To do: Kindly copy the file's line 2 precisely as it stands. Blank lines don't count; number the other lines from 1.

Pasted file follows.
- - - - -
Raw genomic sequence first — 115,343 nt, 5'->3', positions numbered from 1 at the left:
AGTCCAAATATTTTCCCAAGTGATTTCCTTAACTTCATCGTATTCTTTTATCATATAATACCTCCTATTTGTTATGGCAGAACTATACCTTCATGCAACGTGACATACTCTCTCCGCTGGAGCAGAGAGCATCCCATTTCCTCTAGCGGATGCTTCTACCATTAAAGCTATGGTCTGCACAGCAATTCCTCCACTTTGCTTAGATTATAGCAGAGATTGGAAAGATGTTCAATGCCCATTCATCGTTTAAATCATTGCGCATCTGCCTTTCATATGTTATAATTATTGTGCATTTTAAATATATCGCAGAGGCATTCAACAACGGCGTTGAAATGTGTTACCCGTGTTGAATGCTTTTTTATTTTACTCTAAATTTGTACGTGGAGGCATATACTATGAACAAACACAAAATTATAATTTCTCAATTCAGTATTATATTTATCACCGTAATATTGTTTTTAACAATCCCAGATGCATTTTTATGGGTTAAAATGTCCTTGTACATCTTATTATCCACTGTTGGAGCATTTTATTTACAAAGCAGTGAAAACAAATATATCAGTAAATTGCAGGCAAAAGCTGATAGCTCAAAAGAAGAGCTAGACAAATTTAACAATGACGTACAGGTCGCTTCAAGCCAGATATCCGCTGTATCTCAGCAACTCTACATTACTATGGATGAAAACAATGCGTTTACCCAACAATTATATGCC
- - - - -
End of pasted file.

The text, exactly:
AGTCCAAATATTTTCCCAAGTGATTTCCTTAACTTCATCGTATTCTTTTATCATATAATACCTCCTATTTGTTATGGCAGAACTATACCTTCATGCAACGTGACATACTCTCTCCGCTGGAGCAGAGAGCATCCCATTTCCTCTAGCGGATGCTTCTACCATTAAAGCTATGGTCTGCACAGCAATTCCTCCACTTTGCTTAGATTATAGCAGAGATTGGAAAGATGTTCAATGCCCATTCATCGTTTAAATCATTGCGCATCTGCCTTTCATATGTTATAATTATTGTGCATTTTAAATATATCGCAGAGGCATTCAACAACGGCGTTGAAATGTGTTACCCGTGTTGAATGCTTTTTTATTTTACTCTAAATTTGTACGTGGAGGCATATACTATGAACAAACACAAAATTATAATTTCTCAATTCAGTATTATATTTATCACCGTAATATTGTTTTTAACAATCCCAGATGCATTTTTATGGGTTAAAATGTCCTTGTACATCTTATTATCCACTGTTGGAGCATTTTATTTACAAAGCAGTGAAAACAAATATATCAGTAAATTGCAGGCAAAAGCTGATAGCTCAAAAGAAGAGCTAGACAAATTTAACAATGACGTACAGGTCGCTTCAAGCCAGATATCCGCTGTATCTCAGCAACTCTACATTACTATGGATGAAAACAATGCGTTTACCCAACAATTATATGCC